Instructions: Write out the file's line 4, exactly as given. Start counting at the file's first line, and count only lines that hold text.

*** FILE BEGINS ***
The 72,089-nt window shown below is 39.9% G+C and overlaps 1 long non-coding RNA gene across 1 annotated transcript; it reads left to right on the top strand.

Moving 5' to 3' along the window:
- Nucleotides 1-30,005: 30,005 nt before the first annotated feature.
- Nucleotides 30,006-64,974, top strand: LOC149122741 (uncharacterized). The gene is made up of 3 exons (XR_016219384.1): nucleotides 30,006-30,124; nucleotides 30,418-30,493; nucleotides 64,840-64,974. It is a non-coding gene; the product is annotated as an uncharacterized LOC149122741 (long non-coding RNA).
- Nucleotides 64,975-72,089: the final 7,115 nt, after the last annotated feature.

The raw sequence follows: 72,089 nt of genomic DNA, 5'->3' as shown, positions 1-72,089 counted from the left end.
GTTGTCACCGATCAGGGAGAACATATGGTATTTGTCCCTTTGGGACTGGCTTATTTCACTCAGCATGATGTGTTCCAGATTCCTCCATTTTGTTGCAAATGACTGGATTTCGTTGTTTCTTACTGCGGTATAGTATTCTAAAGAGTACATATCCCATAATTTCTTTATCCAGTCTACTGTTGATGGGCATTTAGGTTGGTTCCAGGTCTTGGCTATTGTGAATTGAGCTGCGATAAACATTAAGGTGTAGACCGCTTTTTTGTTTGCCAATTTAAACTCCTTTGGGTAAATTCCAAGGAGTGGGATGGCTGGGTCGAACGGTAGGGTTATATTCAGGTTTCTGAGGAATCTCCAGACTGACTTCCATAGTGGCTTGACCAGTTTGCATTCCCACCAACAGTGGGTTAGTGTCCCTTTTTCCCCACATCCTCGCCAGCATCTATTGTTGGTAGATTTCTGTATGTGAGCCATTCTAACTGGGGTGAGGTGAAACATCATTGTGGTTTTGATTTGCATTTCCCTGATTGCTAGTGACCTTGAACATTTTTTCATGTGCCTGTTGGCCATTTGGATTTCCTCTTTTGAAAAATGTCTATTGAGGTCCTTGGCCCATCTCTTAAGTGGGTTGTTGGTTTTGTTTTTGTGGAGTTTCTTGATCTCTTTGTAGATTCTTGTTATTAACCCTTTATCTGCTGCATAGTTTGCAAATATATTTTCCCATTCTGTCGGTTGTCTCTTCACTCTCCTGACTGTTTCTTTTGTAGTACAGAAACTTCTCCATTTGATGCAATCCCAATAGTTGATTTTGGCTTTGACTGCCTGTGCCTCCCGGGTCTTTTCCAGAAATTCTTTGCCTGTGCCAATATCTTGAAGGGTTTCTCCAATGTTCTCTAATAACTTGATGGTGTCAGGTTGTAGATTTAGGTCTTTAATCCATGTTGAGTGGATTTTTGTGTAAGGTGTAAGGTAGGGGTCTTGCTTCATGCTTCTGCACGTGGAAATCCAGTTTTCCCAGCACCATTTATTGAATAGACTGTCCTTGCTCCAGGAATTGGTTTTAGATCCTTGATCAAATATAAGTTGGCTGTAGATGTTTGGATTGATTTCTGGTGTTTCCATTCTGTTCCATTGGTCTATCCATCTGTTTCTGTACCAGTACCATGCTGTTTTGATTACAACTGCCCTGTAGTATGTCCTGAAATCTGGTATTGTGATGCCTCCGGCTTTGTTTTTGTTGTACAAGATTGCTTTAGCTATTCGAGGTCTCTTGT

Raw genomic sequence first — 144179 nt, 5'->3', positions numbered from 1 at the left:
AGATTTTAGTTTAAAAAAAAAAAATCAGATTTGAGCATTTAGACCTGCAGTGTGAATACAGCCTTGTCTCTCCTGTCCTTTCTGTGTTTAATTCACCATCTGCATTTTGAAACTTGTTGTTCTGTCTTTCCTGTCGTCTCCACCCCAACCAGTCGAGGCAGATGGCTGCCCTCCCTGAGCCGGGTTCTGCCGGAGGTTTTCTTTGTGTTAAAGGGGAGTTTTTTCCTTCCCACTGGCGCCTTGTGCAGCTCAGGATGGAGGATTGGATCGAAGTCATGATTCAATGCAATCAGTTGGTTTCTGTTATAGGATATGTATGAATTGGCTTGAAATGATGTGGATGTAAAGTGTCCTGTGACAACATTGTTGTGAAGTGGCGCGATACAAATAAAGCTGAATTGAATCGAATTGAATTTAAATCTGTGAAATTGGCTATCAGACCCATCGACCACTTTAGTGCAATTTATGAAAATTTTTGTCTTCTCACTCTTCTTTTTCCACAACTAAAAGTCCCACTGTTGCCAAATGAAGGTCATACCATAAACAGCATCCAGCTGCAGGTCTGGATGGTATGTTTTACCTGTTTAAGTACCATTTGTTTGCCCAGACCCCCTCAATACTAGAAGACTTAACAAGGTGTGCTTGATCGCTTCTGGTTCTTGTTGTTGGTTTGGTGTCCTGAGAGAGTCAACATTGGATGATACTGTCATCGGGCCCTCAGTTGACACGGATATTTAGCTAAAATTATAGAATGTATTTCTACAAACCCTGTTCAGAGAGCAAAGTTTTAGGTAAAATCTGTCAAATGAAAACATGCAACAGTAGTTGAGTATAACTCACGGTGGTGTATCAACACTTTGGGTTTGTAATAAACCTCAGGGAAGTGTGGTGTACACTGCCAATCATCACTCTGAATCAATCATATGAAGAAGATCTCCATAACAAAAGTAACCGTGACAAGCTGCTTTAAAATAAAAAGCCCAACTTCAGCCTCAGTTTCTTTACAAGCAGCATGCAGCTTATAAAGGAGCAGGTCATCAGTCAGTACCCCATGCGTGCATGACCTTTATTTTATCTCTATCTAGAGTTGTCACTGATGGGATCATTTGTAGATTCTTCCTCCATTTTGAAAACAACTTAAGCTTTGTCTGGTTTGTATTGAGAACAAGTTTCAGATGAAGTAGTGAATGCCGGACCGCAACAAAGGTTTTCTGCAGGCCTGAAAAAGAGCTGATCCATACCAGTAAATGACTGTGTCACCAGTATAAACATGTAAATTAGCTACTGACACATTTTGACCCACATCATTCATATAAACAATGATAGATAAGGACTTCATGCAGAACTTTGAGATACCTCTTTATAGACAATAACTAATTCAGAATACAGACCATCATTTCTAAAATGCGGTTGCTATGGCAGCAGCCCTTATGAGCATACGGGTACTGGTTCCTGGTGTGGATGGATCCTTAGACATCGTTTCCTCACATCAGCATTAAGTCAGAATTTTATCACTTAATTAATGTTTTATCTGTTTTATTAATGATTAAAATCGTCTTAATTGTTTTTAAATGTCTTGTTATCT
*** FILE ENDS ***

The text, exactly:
- Nucleotides 30,006-64,974, top strand: LOC149122741 (uncharacterized). The gene is made up of 3 exons (XR_016219384.1): nucleotides 30,006-30,124; nucleotides 30,418-30,493; nucleotides 64,840-64,974. It is a non-coding gene; the product is annotated as an uncharacterized LOC149122741 (long non-coding RNA).